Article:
Gregg’s Stuffed Acorn Squash with Quinoa, Cranberries, and Swiss Chard

MAKES 4 SERVINGS | PREP TIME: 25 minutes | COOK TIME: 45 minutes

When a confirmed, dyed-in-the-wool meat eater starts claiming a vegetable dish is his favorite meal of all time, that’s when I know I’m onto something. I made this for my husband, Gregg, and he went absolutely ga-ga over it. (And no, Gregg’s not one of those guys who would say it’s great just because I made it. He’s an honest food critic.) I’ve noticed that a lot of people who avoid vegetables gravitate to this dish. It could be because it’s colorful or comes in its own bowl, but I really think it’s because the hearty taste elicits a comfort food response. Squash has so many things going for it. It’s easy to digest and has numerous qualities—anti-inflammatory, antioxidant, immunity-boosting—that make it a boon for anyone dealing with cancer. Squash is also a natural vessel for all sorts of wonderful fillings. And if you aren’t in the mood for roasting squash, this quinoa pilaf makes for a yummy dish all on its own.

SQUASH

4 acorn squash
2 tablespoons extra-virgin olive oil
¼ teaspoon sea salt
¼ teaspoon ground allspice
¼ teaspoon ground ginger
¼ teaspoon ground cinnamon
Pinch of red pepper flakes

FILLING

1 cup quinoa
1 tablespoon plus 2 teaspoons extra-virgin olive oil
1 tablespoon finely diced shallot
3 tablespoons finely diced fennel
¼ teaspoon ground cumin
¼ teaspoon ground coriander
2 cups Magic Mineral Broth or water
½ teaspoon sea salt
2 cloves garlic, minced
Pinch of red pepper flakes
½ cup dried cranberries or raisins
6 cups stemmed and chopped Swiss chard or kale, in bite-size pieces
Fresh squeezed lemon juice

Preheat the oven to 350°F and line a sheet pan with parchment paper.

To make the squash, cut the tops off the squash and scoop out the strings and seeds. Also cut the pointy ends off the bottoms of the squash so they’ll stand up once they’re stuffed.

Stir the olive oil, salt, allspice, ginger, cinnamon, and red pepper flakes together in a bowl. Use a brush to spread the spice mixture over the inside of the squash. Place the squash, top side down, on the prepared pan and roast for 20 to 25 minutes, until tender. Check after 20 minutes by touching the top of a squash with your finger. If it’s soft, transfer the squash from the oven and cover with foil until you’re ready to fill them.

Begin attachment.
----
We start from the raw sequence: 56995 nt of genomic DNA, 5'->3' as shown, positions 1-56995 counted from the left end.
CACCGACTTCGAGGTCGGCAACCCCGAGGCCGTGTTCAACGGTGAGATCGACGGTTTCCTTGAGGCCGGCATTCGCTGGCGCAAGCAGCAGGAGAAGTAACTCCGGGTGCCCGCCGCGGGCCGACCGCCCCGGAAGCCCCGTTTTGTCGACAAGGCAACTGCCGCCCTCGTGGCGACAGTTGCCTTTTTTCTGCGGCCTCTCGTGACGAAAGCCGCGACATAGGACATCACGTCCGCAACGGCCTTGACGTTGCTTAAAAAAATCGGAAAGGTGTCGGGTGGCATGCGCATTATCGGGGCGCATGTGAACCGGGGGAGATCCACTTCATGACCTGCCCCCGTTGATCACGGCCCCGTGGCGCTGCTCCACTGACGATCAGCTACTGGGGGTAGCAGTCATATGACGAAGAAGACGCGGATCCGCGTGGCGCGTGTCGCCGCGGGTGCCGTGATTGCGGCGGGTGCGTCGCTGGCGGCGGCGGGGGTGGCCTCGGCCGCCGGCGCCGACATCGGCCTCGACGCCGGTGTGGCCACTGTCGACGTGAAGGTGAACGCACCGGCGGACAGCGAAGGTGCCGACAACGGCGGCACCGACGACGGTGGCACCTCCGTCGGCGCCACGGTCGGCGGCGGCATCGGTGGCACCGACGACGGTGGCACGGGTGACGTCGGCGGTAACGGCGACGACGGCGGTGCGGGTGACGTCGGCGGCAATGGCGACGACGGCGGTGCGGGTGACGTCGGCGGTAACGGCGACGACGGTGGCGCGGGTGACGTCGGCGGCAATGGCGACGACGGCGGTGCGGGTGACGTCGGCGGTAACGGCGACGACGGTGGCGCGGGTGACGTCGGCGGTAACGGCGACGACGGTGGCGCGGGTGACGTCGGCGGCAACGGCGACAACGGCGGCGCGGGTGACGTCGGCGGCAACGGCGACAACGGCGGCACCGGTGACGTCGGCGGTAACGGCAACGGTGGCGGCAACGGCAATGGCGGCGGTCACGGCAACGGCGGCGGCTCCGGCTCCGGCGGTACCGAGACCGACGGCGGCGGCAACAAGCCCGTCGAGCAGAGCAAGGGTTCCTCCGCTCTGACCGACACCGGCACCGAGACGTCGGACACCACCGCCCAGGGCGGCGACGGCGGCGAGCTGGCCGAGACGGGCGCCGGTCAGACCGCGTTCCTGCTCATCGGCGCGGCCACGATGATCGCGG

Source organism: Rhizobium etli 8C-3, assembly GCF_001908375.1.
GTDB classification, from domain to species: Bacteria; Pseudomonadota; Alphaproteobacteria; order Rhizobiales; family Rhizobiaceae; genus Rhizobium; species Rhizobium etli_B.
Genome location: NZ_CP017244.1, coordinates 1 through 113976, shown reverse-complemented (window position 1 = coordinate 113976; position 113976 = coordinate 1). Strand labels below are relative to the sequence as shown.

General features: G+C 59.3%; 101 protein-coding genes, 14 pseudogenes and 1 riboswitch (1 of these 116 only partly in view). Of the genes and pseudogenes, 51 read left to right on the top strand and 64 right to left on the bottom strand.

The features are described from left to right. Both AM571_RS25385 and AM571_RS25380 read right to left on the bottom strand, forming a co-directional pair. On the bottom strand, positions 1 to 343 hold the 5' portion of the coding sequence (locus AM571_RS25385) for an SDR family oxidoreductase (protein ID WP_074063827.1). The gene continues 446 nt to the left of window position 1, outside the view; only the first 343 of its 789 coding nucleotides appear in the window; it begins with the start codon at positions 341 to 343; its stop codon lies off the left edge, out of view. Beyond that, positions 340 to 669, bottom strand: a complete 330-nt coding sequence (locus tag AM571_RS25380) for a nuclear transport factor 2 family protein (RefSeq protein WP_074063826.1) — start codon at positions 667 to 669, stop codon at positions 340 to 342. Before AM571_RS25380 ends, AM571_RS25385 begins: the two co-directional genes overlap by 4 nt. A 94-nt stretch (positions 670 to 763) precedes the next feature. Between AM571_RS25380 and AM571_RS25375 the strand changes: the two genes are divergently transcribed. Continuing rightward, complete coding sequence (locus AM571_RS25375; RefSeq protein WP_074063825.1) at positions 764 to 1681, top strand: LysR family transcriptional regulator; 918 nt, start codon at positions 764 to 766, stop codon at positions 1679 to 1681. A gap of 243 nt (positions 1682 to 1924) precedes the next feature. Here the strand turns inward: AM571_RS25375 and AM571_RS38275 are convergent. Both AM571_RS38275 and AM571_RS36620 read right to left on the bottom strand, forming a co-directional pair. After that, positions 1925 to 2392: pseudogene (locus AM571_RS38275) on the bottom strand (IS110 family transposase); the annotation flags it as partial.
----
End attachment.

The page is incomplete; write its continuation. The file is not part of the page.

Meanwhile, make the filling. Put the quinoa in a fine-mesh sieve and rinse well under running cold water.

Heat the 2 teaspoons of olive oil in a saucepan over medium heat. Add the shallot and fennel and sauté until soft, about 3 minutes. Stir in the cumin and coriander, then stir in the quinoa. Stir in the broth and 1/4 teaspoon of the salt, cover, and bring to a boil, then lower the heat and simmer for 15 to 20 minutes, until the quinoa has absorbed all of the liquid. Remove from the heat, and fluff with a fork.

While the quinoa is cooking, heat the 1 tablespoon of olive oil in a large sauté pan over medium heat, then add the garlic, red pepper flakes, and cranberries. Stir for 10 seconds, then add the kale and the remaining 1/4 teaspoon salt. Sauté until the greens are tender, about 5 minutes for kale, or 3 minutes for chard. Remove from the heat and stir in a squeeze of the lemon juice.

To assemble the dish, spoon the quinoa mixture into the squash, then top each squash with a scoop of the greens.

STORAGE: Store in an airtight container in the refrigerator for 3 days or in the freezer for up to 1 month.

Reprinted with permission from The Cancer-Fighting Kitchen: Nourishing, Big-Flavor Recipes for Cancer Treatment and Recovery. Copyright © 2009, 2017 by Rebecca Katz with Mat Edelson, Ten Speed Press, a division of the Crown Publishing Group, Berkeley, CA

To print this recipe, press the printer icon below.